This morning, I’ve been thinking a lot about the story of the Walk to Emmaus, which Luke tells at the end of his Gospel. The line I find most compelling in this story is when two disciples tell Jesus (whom they do not yet recognize) about Jesus' crucifixion and admit, “We had hoped”.
Today, that's how I feel.
We had hoped.
We had hoped that Biden would win big to cast no doubt regarding the end of Trump’s regime.
We had hoped for change.
We had hoped that four years of Trump would be nothing more than a blip in America’s radar and that after that, we’d all come to our senses.
At Noon on the day after the election, that’s not where we are.
So, today, I sit in this uncomfortable place of waiting. I feel what I imagine the disciples felt on the way to Emmaus: Shattered. Overwhelmed. Filled with despair.
For me, these feelings are manifesting themselves in tears (and baking).
Today, I weep because of how close this election is. I weep for a nation that turned out in droves, with millions of people voting to reelect President Trump, despite his blatant racism, corruption, divisiveness, and mishandling of a pandemic that has killed more than 200,000 Americans. As my friend, Morgan, said, "We don't know who won, but I'm confident America lost." Me too, Morgan. Me, too.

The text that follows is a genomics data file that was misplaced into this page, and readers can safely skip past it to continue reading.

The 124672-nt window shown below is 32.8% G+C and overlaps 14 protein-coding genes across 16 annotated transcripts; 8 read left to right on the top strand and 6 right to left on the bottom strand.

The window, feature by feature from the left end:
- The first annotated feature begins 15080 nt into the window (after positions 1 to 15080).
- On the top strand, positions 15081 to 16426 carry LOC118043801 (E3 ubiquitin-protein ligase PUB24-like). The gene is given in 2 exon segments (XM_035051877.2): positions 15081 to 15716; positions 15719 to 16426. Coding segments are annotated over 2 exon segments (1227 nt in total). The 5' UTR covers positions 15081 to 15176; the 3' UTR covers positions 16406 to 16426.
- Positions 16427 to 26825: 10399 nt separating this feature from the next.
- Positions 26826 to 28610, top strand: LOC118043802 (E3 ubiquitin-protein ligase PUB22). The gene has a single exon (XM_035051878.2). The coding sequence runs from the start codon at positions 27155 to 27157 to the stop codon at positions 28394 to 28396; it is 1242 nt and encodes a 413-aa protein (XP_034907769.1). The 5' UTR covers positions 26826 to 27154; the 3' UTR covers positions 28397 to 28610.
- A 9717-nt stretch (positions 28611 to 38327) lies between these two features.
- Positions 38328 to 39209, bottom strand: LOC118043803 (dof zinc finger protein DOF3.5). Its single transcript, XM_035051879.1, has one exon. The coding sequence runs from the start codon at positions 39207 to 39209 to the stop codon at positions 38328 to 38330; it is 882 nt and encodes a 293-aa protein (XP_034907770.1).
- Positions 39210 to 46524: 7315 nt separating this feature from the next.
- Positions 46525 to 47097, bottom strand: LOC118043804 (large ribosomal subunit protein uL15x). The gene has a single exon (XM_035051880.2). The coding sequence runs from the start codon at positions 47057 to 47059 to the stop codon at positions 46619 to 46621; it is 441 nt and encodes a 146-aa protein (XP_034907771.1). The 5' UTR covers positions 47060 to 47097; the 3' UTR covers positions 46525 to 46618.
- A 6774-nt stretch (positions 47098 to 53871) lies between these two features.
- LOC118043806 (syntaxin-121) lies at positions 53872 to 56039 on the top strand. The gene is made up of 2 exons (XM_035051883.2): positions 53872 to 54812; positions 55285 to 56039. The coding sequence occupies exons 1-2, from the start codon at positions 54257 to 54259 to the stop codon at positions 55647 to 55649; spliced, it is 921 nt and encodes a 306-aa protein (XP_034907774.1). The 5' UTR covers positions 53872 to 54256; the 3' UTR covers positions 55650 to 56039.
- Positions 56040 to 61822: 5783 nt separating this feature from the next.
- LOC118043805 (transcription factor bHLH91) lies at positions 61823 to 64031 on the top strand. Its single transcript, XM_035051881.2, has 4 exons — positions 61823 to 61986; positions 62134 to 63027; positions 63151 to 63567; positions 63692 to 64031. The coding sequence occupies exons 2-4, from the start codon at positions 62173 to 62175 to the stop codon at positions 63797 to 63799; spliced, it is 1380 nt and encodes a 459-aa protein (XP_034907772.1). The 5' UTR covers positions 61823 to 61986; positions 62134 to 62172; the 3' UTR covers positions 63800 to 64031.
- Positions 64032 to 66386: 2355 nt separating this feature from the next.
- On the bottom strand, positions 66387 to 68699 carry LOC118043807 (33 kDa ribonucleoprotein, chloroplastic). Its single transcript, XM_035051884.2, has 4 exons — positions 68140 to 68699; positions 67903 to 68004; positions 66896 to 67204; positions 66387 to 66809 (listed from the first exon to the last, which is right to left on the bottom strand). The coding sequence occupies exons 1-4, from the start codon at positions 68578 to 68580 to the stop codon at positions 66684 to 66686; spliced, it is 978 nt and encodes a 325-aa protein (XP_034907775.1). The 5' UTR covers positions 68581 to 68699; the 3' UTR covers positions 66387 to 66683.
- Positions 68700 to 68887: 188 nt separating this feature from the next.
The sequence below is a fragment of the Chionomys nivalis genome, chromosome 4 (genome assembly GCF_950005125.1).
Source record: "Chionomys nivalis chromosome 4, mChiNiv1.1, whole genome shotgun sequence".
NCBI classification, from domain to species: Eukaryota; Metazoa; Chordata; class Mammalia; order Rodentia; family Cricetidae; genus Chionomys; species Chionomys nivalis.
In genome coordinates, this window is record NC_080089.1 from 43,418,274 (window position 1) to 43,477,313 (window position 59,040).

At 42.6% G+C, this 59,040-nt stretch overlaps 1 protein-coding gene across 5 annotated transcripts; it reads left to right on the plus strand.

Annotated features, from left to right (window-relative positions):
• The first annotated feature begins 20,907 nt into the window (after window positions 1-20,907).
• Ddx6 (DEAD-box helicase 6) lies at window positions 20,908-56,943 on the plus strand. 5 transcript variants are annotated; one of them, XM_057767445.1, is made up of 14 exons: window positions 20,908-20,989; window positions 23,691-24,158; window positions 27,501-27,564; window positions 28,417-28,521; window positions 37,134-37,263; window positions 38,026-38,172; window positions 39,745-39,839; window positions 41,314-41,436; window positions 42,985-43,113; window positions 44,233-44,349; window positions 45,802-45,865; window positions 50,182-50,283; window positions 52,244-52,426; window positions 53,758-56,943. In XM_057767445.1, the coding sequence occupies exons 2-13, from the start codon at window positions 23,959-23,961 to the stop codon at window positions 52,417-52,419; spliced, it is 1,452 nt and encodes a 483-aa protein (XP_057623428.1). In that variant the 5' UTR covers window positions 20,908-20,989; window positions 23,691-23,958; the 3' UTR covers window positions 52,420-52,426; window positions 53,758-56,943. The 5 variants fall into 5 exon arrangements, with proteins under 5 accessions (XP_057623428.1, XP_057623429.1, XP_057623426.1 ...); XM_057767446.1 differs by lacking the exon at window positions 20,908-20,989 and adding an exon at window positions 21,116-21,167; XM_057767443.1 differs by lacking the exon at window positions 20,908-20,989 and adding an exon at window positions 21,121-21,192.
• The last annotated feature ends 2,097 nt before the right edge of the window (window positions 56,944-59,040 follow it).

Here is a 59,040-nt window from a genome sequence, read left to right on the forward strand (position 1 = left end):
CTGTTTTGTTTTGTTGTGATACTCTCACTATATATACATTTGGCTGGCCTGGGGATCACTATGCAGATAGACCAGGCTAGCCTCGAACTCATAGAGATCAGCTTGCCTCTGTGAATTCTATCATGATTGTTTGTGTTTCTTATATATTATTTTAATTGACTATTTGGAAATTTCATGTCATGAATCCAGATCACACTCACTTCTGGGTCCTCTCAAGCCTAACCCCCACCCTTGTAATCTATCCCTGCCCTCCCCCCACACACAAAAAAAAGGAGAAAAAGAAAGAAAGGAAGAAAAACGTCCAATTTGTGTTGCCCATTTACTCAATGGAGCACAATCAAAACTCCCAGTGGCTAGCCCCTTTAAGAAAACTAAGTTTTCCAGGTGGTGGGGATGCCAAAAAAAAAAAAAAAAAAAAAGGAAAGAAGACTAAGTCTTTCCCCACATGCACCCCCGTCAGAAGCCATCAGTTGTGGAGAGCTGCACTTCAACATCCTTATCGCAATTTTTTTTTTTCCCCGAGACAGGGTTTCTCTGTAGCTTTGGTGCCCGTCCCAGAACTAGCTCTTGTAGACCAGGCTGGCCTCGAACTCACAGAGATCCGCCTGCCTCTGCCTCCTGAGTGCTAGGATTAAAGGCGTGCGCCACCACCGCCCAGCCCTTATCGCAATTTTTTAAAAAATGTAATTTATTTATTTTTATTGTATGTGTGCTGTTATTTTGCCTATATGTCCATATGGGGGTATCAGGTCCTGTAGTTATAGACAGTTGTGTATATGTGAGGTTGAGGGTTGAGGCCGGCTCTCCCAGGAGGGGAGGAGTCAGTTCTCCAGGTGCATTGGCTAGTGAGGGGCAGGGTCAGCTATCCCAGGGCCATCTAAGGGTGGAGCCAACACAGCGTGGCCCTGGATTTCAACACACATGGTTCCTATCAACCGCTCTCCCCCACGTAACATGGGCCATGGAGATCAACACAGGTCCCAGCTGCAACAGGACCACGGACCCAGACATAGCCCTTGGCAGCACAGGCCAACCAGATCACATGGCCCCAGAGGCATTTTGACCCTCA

I weep for the conflicted feelings I have every morning as I listen to my daughter proudly say the Pledge of Allegiance with her class via Zoom and wonder, Do I really want Hope pledging allegiance to the flag right now?
I weep for all the people who are terrified of what will happen if President Trump somehow manages pulls out a victory.
I weep for my girls. I long for them to grow up in a country where the President is man (or better yet, a woman) of moral courage, decency, extraordinary leadership, and kindness.
I weep for Christians who seem unwilling to break ranks with this man, all because he’s given them pro-life judges despite how anti-life just about every other facet of his personal and political life have been.
I weep for all the times I’ve seen privileged people post on social media about how no matter what happens, “God’s got this!” Sure, God is sovereign. But saying “God’s got this!” trivializes the pain of so many; It’s a cop out for having to actually do the work of understanding, advocating, and fighting for real change.
I weep for the United States’ position in the world. Last night, our friends in Rwanda sent me a message of prayer, knowing how difficult today would likely be. They, like the rest of the world, are watching to see what happens in our country.
I weep for our democracy. I fear if Trump gets reelected, it’ll be the end of the democratic experiment in America.
So, today, I weep.
And I wait.
And I try (but mostly fail) to cling to hope.
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